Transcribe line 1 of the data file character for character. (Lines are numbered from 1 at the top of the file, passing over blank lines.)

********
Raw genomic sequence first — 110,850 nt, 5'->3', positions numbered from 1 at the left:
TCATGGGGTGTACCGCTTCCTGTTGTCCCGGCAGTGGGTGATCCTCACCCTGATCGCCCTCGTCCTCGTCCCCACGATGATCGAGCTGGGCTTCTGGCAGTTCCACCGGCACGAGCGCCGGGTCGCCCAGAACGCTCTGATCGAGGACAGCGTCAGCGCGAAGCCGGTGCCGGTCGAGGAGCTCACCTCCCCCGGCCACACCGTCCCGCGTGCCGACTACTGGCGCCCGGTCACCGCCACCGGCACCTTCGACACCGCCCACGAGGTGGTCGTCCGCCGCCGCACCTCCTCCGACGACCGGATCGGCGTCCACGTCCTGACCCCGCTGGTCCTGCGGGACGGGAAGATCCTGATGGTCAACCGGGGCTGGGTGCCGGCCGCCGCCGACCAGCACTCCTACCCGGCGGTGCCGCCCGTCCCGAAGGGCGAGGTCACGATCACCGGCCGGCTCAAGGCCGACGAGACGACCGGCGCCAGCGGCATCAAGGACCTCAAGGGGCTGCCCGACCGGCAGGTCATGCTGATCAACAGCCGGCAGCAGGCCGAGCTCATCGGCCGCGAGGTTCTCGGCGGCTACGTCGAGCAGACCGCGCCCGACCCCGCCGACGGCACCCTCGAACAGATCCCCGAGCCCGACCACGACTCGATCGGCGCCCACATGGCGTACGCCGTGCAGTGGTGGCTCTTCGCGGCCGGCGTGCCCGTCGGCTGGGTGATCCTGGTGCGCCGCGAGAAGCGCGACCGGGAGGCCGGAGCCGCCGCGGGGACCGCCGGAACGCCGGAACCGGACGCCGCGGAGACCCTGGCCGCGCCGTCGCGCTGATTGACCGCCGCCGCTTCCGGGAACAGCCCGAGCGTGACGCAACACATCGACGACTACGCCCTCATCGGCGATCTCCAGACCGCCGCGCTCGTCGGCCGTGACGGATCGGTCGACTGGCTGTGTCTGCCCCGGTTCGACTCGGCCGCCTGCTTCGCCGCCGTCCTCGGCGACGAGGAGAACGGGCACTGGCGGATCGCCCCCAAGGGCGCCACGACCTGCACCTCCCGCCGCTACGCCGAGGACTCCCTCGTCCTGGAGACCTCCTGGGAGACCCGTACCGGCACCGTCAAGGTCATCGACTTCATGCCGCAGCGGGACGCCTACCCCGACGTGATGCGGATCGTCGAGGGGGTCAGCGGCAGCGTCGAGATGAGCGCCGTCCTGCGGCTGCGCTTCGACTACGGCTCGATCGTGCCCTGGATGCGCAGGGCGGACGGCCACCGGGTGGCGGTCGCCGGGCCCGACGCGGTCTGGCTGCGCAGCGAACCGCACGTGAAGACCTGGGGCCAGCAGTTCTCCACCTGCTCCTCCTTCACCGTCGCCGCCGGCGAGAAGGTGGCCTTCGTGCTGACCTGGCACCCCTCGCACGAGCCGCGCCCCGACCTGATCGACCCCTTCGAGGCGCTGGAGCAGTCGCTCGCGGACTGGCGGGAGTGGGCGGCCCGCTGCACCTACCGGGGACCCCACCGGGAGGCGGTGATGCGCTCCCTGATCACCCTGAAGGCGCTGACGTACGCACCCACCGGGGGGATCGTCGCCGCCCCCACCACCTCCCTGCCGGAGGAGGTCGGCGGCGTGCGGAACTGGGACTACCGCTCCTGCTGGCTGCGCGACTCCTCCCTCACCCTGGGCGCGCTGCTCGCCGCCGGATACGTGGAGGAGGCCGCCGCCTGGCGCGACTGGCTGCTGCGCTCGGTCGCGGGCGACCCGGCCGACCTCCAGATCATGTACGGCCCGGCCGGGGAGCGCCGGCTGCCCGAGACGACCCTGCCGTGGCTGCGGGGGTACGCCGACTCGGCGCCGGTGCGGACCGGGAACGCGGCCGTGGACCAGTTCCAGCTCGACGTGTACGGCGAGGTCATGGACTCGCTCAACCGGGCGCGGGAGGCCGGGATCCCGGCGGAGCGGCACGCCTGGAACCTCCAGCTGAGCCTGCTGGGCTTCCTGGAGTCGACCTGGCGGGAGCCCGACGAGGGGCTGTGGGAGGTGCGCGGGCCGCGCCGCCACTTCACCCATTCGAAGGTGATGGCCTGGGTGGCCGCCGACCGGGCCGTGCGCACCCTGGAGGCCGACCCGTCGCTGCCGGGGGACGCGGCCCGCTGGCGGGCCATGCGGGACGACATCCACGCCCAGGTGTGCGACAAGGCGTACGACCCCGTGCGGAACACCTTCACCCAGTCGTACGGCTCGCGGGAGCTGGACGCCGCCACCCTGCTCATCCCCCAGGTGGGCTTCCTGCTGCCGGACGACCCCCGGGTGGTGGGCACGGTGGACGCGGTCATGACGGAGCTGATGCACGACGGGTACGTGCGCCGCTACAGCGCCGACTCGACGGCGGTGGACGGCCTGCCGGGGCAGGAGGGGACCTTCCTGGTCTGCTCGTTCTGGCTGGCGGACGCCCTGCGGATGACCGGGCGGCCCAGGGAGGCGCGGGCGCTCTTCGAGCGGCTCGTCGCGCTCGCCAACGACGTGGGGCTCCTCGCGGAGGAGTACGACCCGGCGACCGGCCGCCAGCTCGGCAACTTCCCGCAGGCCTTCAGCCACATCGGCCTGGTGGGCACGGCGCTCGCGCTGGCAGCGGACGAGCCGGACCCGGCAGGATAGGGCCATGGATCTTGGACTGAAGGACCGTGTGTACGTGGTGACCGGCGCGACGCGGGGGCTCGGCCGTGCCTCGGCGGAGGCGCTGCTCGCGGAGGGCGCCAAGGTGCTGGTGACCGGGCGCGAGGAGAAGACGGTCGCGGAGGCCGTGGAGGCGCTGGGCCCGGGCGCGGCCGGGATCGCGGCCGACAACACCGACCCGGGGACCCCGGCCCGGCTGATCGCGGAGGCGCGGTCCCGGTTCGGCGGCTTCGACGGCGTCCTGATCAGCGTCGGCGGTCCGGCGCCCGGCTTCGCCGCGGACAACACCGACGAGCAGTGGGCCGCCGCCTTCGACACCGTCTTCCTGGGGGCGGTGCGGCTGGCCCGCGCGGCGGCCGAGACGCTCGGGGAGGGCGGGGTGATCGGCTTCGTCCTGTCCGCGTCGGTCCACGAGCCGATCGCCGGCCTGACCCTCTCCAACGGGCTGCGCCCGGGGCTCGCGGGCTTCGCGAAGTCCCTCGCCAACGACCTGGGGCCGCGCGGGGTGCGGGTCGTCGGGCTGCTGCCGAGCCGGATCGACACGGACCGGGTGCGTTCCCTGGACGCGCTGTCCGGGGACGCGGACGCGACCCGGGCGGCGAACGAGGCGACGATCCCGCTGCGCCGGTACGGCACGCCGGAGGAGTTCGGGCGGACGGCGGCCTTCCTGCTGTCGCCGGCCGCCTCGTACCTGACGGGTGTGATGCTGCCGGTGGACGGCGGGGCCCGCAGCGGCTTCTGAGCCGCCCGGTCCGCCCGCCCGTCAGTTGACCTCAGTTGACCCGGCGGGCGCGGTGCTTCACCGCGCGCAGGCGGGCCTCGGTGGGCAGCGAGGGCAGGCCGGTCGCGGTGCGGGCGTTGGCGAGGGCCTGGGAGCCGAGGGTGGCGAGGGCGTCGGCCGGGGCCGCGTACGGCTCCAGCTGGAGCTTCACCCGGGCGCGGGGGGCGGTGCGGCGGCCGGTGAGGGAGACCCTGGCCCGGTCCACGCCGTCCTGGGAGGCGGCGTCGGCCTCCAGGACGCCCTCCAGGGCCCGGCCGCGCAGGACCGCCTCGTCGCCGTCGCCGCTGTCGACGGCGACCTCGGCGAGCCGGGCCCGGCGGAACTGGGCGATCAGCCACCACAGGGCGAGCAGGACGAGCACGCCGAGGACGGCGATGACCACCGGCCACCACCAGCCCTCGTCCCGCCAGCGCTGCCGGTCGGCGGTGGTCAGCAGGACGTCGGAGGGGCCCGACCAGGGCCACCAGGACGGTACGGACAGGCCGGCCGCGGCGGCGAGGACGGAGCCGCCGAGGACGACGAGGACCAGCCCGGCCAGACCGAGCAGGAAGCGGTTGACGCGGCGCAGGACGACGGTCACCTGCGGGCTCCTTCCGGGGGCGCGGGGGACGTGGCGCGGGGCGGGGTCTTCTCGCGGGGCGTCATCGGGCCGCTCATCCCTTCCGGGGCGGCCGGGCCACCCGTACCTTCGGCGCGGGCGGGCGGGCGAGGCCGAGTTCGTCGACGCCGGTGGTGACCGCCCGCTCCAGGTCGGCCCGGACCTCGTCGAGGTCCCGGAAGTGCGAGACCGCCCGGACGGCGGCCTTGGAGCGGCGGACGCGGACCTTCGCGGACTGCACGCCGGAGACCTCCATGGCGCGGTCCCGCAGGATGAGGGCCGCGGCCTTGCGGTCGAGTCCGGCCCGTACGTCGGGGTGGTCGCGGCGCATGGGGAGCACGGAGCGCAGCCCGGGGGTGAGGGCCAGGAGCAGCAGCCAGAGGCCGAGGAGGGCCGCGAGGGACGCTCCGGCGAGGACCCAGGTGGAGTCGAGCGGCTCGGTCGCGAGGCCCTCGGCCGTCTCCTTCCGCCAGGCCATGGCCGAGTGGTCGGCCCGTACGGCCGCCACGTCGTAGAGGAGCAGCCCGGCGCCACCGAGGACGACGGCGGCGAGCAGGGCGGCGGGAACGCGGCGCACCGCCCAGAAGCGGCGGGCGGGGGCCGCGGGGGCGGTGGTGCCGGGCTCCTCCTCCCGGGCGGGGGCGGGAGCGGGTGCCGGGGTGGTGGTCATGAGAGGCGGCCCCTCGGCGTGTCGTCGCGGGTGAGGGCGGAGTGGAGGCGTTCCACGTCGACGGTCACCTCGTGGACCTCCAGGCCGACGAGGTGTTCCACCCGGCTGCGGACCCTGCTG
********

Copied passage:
Raw genomic sequence first — 110,850 nt, 5'->3', positions numbered from 1 at the left: